Options include black, blue, and champagne sunray dials, or a full-lume white dial with gray lume in the markers. Black and white dials have a date option. I requested the champagne dial – not because I like champagne dials, mind you. I generally find the yellow tones in gold dials hard to take. Don't ask me why. I know they are a classic look and ideal for dressier watches, but I have yet to own one that I really love. Still, Chris was proud of the way this one turned out, and it looked more brown than yellow in the photos, so I gave it a shot, and I'm glad I did. This is one beautiful watch. Everyone who sees it, watch nerd or no, says the same. It is not champagne or at least no variant of sparkling wine I've ever seen. I tried my best to torture the metaphor and liken it to ale or whiskey, but it lacks the necessary red tones. It's really more of a bronze color that shifts from golden brown to smoky gold as it catches the light, setting off the tall, polished markers and black bezel. It's just gorgeous.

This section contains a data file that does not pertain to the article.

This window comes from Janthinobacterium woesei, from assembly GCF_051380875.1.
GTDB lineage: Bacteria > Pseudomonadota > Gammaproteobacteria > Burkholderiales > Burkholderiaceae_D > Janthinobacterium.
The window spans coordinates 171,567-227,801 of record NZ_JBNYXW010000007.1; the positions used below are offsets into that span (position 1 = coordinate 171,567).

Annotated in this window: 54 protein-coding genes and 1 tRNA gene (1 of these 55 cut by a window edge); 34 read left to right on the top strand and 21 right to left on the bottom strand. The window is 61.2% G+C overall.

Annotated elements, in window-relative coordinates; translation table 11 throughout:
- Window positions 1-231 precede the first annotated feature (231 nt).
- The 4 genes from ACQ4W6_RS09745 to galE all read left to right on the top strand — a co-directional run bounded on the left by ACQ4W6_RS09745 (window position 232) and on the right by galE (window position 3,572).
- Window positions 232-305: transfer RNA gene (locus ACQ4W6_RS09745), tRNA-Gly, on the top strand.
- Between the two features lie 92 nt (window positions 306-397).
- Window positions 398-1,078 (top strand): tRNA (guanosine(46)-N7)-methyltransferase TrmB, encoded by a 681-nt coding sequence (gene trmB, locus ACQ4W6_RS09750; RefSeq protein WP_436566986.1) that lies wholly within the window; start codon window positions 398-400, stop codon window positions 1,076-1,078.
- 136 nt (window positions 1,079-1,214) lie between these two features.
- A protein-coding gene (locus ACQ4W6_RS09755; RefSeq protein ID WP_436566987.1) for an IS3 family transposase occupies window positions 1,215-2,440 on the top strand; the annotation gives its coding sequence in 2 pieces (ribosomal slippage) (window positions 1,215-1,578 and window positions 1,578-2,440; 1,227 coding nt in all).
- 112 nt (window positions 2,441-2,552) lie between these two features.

Overall, I enjoyed my time with both of these watches. Once again, NTH has captured the essence of a mid-century classic and turned it into something fresh. Given the availability of inexpensive aftermarket replacements, I wouldn't call the bracelet clasp a deal breaker, but it is something to consider.
The Tropics collection will be $700 after the pre-order period but are currently available for $500, which is a nice price for a watch this cool with a Swiss mechanical movement. Check them out at out janistrading.com. ◆